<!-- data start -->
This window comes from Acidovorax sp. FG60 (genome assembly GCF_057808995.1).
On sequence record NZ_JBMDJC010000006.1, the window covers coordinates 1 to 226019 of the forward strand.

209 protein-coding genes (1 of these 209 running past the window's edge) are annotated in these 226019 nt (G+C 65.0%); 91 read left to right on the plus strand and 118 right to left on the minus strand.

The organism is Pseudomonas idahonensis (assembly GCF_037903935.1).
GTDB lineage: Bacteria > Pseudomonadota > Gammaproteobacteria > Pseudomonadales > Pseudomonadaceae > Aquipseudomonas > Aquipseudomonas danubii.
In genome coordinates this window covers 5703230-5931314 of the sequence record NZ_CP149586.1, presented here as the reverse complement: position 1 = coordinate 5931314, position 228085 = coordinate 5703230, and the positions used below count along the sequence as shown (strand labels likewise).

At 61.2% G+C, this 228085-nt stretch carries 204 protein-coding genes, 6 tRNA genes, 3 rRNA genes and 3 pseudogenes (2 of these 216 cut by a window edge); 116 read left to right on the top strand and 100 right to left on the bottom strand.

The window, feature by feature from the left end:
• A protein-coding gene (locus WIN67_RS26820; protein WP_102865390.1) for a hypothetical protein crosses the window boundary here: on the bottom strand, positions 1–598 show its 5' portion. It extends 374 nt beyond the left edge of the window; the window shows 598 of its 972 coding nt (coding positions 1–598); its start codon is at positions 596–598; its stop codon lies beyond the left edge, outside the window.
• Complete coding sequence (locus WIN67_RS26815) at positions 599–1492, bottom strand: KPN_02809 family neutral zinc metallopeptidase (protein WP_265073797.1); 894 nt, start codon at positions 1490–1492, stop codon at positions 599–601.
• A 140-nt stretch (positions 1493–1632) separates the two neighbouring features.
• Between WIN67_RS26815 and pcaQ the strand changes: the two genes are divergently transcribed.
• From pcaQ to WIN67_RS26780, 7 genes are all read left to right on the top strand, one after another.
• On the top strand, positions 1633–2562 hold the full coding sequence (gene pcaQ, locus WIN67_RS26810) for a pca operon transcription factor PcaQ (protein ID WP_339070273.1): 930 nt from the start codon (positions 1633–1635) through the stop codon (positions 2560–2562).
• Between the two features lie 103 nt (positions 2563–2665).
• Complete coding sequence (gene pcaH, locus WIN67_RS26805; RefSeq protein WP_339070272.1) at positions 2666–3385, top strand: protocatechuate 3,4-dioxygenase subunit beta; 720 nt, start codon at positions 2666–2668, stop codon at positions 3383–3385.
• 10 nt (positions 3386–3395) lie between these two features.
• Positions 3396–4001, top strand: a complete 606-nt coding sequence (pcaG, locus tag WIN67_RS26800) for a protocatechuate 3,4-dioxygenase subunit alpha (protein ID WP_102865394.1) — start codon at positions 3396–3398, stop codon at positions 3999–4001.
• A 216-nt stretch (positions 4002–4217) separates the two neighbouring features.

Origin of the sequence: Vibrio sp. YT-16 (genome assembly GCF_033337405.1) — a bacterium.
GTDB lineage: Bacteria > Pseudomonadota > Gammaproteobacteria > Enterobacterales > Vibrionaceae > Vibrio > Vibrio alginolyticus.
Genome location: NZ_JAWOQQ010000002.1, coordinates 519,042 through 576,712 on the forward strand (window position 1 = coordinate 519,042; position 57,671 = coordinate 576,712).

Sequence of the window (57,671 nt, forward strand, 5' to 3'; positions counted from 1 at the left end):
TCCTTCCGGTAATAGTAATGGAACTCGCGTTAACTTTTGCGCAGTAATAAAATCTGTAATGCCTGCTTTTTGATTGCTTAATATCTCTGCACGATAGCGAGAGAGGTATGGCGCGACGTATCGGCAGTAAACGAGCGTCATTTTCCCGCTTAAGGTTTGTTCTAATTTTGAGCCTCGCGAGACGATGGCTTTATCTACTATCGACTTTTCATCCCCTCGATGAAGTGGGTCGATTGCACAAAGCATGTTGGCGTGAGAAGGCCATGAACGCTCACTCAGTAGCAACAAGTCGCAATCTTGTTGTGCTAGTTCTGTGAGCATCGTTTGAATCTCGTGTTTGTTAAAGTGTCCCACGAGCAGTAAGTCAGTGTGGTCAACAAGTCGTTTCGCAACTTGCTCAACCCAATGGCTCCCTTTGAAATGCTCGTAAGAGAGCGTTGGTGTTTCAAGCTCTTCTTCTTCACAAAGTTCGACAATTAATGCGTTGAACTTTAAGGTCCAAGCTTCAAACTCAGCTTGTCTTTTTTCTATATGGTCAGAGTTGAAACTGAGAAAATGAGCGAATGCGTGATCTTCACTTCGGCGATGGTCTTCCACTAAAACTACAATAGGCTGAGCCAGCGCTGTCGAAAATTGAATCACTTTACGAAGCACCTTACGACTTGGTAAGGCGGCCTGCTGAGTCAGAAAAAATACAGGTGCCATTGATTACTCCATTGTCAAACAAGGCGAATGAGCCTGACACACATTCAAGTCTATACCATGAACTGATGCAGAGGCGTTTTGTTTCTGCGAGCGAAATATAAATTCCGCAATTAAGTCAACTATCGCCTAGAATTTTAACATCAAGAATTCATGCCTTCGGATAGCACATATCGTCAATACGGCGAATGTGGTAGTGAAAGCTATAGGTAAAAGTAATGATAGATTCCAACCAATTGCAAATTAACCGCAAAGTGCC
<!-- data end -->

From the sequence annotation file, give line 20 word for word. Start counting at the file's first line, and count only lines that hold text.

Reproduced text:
Origin of the sequence: Vibrio sp. YT-16 (genome assembly GCF_033337405.1) — a bacterium.